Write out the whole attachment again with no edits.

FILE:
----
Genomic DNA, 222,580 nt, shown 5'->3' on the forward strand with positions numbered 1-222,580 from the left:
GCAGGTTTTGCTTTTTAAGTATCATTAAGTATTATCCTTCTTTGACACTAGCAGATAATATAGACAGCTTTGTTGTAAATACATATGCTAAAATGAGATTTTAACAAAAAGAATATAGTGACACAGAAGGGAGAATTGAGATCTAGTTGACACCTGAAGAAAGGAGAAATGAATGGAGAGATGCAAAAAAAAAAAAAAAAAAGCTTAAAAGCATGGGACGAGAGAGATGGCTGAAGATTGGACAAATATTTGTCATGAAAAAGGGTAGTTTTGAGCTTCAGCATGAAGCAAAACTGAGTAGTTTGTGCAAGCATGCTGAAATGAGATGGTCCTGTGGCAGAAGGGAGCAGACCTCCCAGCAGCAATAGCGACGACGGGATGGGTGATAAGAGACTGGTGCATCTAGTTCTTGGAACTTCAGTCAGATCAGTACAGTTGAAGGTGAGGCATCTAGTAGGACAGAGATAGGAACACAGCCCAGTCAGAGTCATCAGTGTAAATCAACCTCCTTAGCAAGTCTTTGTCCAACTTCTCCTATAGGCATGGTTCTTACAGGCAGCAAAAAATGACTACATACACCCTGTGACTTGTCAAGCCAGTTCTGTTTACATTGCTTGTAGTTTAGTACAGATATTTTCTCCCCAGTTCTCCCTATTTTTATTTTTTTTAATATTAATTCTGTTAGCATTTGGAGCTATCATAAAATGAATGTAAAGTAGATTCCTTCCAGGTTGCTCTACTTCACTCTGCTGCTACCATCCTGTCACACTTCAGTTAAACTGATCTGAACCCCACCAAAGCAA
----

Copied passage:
Genomic DNA, 222,580 nt, shown 5'->3' on the forward strand with positions numbered 1-222,580 from the left:
GCAGGTTTTGCTTTTTAAGTATCATTAAGTATTATCCTTCTTTGACACTAGCAGATAATATAGACAGCTTTGTTGTAAATACATATGCTAAAATGAGATTTTAACAAAAAGAATATAGTGACACAGAAGGGAGAATTGAGATCTAGTTGACACCTGAAGAAAGGAGAAATGAATGGAGAGATGCAAAAAAAAAAAAAAAAAAGCTTAAAAGCATGGGACGAGAGAGATGGCTGAAGATTGGACAAATATTTGTCATGAAAAAGGGTAGTTTTGAGCTTCAGCATGAAGCAAAACTGAGTAGTTTGTGCAAGCATGCTGAAATGAGATGGTCCTGTGGCAGAAGGGAGCAGACCTCCCAGCAGCAATAGCGACGACGGGATGGGTGATAAGAGACTGGTGCATCTAGTTCTTGGAACTTCAGTCAGATCAGTACAGTTGAAGGTGAGGCATCTAGTAGGACAGAGATAGGAACACAGCCCAGTCAGAGTCATCAGTGTAAATCAACCTCCTTAGCAAGTCTTTGTCCAACTTCTCCTATAGGCATGGTTCTTACAGGCAGCAAAAAATGACTACATACACCCTGTGACTTGTCAAGCCAGTTCTGTTTACATTGCTTGTAGTTTAGTACAGATATTTTCTCCCCAGTTCTCCCTATTTTTATTTTTTTTAATATTAATTCTGTTAGCATTTGGAGCTATCATAAAATGAATGTAAAGTAGATTCCTTCCAGGTTGCTCTACTTCACTCTGCTGCTACCATCCTGTCACACTTCAGTTAAACTGATCTGAACCCCACCAAAGCAA